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August 14, 2020

Students seek PM’s help for reversal of ‘unjust’ grading by CAIE

Islamabad

August 14, 2020

Islamabad : Rejecting Cambridge University’s allegedly ‘skewed, unjust, and discriminatory’ assessment criteria, hundreds of O and A Level students from elite schools of Islamabad and Rawalpindi gathered outside the National Press Club here Thursday, urging Prime Minister Imran Khan to support their demand for reassessment of grades based on course work, past results, and predicted grades submitted to Cambridge by their respective institutions.

Backed by parents and teachers, the young protestors marched on the road, apparently unaffected by the heat and rising humidity levels. They criticized Cambridge Assessment International Education (CAIE) for adopting a flawed grading methodology, completely inconsistent with past performance, course work and predicted grades, which were supposed to have been the key determinants of the 2020assessments due to cancellation of formal exams in the wake of the Covid-19 pandemic.

The students were carrying placards with inscriptions such as ‘Stop playing with our futures,’ ‘Brown Students Matter. Ban CAIE,’ ‘Justice against unfair grading by Cambridge,’ ‘Who said Britain ever stopped ruling over us,’ and ‘#FIRSTEICNOWCIE.’ On a lighter note, one placard read: “Ghabraana Nahin.’ The students expressed having great expectations from Prime Minister Imran Khan.

“We want this matter to be raised and resolved at the government level. So many of us have been rejected by foreign universities which had made conditional offers for admission, based on past grades. We are not even sure if they will reimburse the hefty admission fees submitted to them,” expressed a protesting student.

“Cambridge has failed all of its students worldwide; we have all received unjust grades that we do not deserve. They asked us for evidence that they did not use. Instead, they used a letter generator to award grades. Students who got distinctions in O and AS levels now have Cs, Ds, Es, and Us. This is totally unacceptable and unfair,” complained a disgruntled AS student.

“We need to apply for admission at NUST, and since the merit is too high and equivalence deduction in Pakistan already gives a great disadvantage to O/A level students, we urge Cambridge to reassess and fix their formula and to save us from needless anxiety,” a group of students appealed.

Parents were no less perturbed. “My son’s predicted grades were 3As and 1B, and he has been awarded 1 A and 3 Cs. He is devastated. This is going to have a huge impact on his admissions and future career; not to mention the mental traumatization that all students have been subjected to at a time when the Covid-19 pandemic has unnerved the younger generation in particular. As seen in the UK and Scotland, where Cambridge has given several concessions to students (such as allowing them to choose their results between last assessed and awarded grades in AS, mock results/predicted grades), our government and its regulatory bodies must also obtain similar concessions for Pakistani students, given that they do not even have the right to individual appeals,” remarked the mother of an AS level student studying at Roots.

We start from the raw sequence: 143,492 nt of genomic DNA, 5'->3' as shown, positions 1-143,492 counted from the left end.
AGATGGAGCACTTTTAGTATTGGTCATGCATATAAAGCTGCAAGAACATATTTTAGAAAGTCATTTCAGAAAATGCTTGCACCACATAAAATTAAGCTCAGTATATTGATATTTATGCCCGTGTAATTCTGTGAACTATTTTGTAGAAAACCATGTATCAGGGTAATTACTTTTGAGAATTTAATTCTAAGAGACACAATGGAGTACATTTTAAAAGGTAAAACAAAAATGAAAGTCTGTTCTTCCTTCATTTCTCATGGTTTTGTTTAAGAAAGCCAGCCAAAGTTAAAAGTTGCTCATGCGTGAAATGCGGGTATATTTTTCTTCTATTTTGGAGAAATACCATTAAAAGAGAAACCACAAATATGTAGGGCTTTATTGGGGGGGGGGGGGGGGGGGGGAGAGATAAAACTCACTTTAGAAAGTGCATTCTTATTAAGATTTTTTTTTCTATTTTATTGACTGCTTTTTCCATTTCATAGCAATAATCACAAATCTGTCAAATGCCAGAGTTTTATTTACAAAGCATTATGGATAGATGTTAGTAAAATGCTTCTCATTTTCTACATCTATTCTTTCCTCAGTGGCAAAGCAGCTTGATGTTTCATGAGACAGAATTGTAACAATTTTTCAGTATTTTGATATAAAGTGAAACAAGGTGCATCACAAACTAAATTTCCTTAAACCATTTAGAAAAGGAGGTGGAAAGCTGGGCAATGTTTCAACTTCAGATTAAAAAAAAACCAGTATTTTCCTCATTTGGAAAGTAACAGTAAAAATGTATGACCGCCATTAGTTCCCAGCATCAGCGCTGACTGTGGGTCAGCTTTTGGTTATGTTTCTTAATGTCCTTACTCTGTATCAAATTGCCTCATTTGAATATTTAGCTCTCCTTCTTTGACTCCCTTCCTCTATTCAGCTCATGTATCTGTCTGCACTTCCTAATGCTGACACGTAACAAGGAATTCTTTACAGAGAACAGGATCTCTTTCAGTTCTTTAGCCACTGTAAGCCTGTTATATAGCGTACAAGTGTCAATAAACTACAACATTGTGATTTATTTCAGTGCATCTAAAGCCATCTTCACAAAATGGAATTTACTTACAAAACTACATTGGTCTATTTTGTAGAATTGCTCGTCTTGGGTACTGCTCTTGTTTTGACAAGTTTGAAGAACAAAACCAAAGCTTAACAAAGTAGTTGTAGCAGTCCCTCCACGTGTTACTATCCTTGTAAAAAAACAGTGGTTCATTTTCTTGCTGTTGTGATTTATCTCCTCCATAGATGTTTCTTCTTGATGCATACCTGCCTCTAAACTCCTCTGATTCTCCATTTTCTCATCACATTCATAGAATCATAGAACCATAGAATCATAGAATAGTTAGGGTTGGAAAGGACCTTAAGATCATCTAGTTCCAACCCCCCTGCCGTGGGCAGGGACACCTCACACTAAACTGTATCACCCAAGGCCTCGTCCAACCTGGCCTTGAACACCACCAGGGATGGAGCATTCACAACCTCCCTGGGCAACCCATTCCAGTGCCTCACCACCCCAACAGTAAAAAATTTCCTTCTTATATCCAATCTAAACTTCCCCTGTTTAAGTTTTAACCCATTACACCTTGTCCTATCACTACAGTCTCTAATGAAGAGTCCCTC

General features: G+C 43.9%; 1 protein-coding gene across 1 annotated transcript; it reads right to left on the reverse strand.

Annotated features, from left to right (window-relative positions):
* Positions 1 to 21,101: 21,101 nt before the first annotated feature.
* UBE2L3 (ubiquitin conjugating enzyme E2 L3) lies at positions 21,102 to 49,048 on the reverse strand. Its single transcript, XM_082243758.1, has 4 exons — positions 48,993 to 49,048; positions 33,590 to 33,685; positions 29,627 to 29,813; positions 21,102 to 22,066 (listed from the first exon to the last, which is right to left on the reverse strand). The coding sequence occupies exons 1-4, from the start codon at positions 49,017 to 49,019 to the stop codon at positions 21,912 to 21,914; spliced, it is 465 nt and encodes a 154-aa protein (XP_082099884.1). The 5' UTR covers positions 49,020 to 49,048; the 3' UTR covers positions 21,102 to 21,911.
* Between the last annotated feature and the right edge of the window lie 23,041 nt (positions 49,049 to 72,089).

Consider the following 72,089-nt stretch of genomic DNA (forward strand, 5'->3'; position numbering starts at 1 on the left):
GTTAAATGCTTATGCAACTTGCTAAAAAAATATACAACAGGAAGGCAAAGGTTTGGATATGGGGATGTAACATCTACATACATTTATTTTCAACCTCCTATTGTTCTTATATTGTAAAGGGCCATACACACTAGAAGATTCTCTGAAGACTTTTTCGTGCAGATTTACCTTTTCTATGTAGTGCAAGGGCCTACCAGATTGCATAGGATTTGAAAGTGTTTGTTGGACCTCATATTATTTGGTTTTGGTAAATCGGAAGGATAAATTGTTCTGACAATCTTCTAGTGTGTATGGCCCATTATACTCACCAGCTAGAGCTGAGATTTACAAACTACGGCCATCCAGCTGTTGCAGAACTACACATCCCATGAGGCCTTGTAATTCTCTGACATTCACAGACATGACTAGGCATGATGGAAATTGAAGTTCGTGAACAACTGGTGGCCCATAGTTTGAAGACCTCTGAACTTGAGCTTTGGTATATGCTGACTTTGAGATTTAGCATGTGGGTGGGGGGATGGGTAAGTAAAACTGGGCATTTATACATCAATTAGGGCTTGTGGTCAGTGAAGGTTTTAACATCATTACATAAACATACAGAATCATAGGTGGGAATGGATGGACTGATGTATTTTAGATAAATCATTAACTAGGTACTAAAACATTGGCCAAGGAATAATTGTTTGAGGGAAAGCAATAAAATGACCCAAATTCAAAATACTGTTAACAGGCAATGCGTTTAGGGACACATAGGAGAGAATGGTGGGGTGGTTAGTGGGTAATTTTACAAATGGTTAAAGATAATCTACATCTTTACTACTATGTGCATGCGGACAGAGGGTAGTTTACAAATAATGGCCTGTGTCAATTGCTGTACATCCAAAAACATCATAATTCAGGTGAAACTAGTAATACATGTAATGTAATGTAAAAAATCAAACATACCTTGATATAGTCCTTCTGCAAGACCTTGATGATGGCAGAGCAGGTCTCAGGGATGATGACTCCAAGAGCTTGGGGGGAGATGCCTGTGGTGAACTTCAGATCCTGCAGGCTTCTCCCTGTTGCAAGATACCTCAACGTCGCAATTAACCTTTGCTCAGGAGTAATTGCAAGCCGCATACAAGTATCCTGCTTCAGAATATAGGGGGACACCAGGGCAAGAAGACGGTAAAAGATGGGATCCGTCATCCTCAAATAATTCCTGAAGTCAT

There was an endless queue of parents, students and teachers eager to have their statements recorded in the hope for redress. “Please know, Mr. Prime Minister, that we are now 18 years old and enjoy the right to vote. You have always been stating that the future belongs to youth. If the government does not stand by us now, please know that we too will not stand by you during election time,” remarked a student of City School.

Apparently, students are unaware of the expected grades sent to Cambridge by their own teachers, who claim having signed an undertaking not to disclose these. A majority of the students believes they would have scored higher than their predicted results, had the exams not been canceled.

An AS student, Muhammad Shahnawaz, who did his GCSE in London with 9 A*s and 3 As, narrated his ordeal: “I came to Pakistan from London in November 2018 for the first time; the change was huge. As a result, I wasn’t able to perform as well as I had wanted to, so I retook my AS. From having good GCSE grades, to now being given 2 Us and 1 E in my Sciences, I am nothing short of absolutely drained. I need justice as I am applying for medicine in Pakistan, and without my AS, I don’t have grounds for a good equivalency.”

Articulating the demands of the parents, one of them said, “We cannot believe that the Cambridge Board has completely overturned the grades sent to them by schools; they have not even considered the performance or educational standing of the coursework done by students during the year. Without a sitting exam, coming up with a formula that destroys the students’ future, is highly unfair. These grades will adversely affect our children’s admission prospects. Our demands are that the Cambridge Board over-turn these grades, revise its formula, re-grade each student, and assess them in light of their predicated grades.”